WHY PYTHON FOR DATA ANALYSIS?
For many people, the Python language is easy to fall in love with. Since its first inception in 1991, Python has become one of the most popular dynamic programming languages, along with Perl, Ruby, and others. Python and Ruby have become especially popular in recent years for building websites by utilizing their numerous web frameworks, like Rails (Ruby) and Django (Python). Such languages are often called scripting languages as they can be used to write quick-and-dirty small programs, or scripts. I don’t like the term “scripting language” as it carries a commutation that they cannot be used for building mission-critical software. Among interpreted languages, Python is distinguished by its large and active scientific computing community. Adoption of Python for scientific computing in both industry applications and academic research has increased significantly since the early 2000s. For data analysis and interactive, exploratory computing and data visualization, Python will inevitably draw comparisons with many other domain-specific open source and commercial programming languages and tools in wide use, such as R, MATLAB, SAS, States and others. In recent years, Python’s improved library support (primarily pandas) has made it a strong alternative for data manipulation tasks. Combined with Python’s strength in general purpose programming, it is an excellent choice as a single language for building data-centric applications.
Python Training helps build the applications and usage of python for data analytics. It lets you work quickly and integrate systems more effectively. Its design philosophy emphasizes code readability, and its syntax allows programmers to express concepts in fewer lines of code.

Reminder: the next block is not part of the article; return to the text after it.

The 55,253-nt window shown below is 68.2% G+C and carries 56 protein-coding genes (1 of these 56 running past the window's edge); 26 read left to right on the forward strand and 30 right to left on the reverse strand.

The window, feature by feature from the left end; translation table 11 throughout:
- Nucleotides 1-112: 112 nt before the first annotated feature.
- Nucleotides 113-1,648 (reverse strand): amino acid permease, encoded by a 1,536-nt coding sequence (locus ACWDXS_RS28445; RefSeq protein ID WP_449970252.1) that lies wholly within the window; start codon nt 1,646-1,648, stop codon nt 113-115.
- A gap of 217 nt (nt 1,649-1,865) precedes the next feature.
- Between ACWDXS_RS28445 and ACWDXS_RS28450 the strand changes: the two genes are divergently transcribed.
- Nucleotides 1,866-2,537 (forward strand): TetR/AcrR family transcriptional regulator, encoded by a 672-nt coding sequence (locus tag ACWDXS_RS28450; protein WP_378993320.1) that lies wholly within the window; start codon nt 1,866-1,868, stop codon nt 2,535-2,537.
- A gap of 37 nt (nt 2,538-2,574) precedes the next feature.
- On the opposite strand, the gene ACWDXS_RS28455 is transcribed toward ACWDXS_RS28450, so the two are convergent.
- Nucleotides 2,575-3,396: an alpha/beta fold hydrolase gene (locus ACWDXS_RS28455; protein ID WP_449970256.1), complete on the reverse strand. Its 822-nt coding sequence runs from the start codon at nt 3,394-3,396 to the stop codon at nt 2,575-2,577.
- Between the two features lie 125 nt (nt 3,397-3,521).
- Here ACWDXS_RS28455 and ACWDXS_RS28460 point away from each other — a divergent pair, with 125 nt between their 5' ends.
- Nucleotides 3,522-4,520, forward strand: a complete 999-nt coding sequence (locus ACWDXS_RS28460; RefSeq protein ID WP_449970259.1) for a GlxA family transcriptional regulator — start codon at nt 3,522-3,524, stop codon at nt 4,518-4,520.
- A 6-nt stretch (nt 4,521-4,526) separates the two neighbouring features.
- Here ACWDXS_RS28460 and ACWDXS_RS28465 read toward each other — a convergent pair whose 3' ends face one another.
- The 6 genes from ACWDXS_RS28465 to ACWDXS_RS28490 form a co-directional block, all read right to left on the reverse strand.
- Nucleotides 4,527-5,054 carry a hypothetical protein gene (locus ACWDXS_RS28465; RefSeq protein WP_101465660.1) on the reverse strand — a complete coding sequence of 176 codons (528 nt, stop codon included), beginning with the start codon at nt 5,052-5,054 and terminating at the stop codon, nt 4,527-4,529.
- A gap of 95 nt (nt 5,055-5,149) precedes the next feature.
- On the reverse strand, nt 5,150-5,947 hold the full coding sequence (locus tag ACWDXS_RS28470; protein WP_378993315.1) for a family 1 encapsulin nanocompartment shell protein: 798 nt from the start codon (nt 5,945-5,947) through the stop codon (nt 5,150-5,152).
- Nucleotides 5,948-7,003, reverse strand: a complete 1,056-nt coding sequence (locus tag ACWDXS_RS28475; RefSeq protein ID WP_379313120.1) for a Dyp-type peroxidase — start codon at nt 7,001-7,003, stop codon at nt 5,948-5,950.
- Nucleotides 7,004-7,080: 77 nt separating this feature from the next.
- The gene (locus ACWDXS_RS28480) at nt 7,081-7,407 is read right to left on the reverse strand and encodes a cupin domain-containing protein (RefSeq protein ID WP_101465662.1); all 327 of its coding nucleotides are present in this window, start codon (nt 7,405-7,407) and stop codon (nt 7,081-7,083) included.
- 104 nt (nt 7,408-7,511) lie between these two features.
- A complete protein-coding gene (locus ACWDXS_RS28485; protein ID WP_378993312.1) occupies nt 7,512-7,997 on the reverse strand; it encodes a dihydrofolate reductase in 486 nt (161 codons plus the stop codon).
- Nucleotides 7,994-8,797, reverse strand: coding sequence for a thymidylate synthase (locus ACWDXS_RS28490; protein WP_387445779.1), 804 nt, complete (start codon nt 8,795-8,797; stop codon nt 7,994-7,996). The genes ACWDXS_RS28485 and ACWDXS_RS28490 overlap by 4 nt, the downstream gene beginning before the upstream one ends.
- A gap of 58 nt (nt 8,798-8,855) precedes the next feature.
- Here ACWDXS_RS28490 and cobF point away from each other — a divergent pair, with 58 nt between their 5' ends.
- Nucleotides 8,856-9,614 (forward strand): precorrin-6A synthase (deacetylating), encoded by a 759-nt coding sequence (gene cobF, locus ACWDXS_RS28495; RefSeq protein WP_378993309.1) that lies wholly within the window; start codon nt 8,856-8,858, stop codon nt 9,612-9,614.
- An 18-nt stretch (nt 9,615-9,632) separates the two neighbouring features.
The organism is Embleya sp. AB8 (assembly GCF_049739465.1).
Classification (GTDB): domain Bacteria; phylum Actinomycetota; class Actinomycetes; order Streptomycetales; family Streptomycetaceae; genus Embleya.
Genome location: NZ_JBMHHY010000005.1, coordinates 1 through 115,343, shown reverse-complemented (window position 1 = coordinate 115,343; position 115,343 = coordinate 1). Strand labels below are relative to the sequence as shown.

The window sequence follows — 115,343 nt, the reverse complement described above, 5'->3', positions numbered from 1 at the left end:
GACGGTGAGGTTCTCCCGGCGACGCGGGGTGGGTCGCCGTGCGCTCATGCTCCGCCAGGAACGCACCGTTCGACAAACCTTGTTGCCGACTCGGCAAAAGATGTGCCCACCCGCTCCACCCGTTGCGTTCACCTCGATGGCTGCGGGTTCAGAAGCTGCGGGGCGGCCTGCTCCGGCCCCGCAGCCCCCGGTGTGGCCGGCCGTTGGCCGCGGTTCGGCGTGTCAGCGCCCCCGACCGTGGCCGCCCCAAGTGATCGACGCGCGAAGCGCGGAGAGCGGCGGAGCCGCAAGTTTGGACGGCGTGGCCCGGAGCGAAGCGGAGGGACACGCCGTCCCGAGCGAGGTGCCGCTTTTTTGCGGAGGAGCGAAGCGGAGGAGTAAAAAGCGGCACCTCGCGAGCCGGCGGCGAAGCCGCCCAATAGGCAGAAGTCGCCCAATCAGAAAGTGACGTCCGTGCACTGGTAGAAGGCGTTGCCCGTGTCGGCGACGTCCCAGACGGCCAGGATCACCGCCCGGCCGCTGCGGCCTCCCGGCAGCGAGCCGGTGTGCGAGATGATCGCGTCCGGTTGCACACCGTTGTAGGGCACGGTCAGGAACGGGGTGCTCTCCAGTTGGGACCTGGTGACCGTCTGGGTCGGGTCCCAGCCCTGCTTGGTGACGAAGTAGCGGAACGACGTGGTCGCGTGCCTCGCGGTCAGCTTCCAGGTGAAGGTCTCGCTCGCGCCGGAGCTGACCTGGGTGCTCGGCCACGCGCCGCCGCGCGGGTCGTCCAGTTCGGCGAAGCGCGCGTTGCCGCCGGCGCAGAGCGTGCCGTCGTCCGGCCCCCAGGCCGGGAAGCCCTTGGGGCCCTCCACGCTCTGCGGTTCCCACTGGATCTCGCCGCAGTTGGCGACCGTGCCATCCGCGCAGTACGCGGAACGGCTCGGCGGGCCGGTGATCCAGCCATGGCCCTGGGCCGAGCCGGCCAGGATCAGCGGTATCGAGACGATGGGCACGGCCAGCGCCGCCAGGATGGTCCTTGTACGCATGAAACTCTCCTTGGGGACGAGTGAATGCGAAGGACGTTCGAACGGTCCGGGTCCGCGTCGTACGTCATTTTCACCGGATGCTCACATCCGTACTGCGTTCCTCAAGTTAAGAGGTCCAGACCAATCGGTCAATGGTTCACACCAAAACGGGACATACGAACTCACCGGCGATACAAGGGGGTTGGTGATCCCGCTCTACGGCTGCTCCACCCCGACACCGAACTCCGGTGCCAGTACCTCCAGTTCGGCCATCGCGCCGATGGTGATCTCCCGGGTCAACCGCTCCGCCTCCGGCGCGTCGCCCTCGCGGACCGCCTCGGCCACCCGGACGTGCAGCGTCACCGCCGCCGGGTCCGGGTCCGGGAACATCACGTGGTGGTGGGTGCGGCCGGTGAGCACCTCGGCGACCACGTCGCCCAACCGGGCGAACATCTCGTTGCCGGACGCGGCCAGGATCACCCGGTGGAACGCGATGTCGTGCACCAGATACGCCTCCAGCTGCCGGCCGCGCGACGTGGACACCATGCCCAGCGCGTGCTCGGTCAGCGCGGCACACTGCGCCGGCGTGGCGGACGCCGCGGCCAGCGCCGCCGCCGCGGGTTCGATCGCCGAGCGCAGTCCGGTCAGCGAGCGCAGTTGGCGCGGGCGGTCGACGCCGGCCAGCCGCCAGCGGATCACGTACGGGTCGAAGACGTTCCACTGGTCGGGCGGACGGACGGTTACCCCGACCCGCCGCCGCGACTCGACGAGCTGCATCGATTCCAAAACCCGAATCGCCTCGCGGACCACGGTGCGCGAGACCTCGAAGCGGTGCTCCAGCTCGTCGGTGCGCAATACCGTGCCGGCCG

Python as Glue
Part of Python’s success as a scientific computing platform is prominently its ease of integrating C, C++, and FORTRAN code. Most modern computing environments share a similar net of legacy like FORTRAN and C libraries for doing linear algebra, optimization, integration, fast Fourier transforms, and other such algorithms. The same story had held true for many companies and national labs that have used Python to glue together 3o years worth of legacy software. Most programs consist of small portions of code where most of the time is spent, with large amounts of “glue code” that doesn’t run often. In many cases, the execution time of the glue code is insignificant; effort is most fruitfully invested in optimizing the computational bottlenecks, sometimes by moving the code to a lower-level language like C. During the last few years, the Cython project (cython.org) has become one of the preferred ways of both creating fast compiled extensions for Python and also interfacing with C and C++ code.
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Integrated Development Environments (IDEs) :
When asked about my standard development environment, we almost always say IPython plus a text editor. We typically write a program and iteratively test and debug each piece of it in IPython. It is also useful to be able to play around with data interactively and visually verify that a particular set of data manipulations is doing the right thing. Libraries like pandas and NumPy are designed to the easy-to-use in the shell. However, some will still prefer to work in an IDE instead of a text editor. They do provide many nice “code intelligence” features like completion or quickly pulling up the documentation associated with functions and classes. Here are some that you can explore:
Eclipse with PyDev Plugin
Python Tools for Visual Studio (for Windows users)
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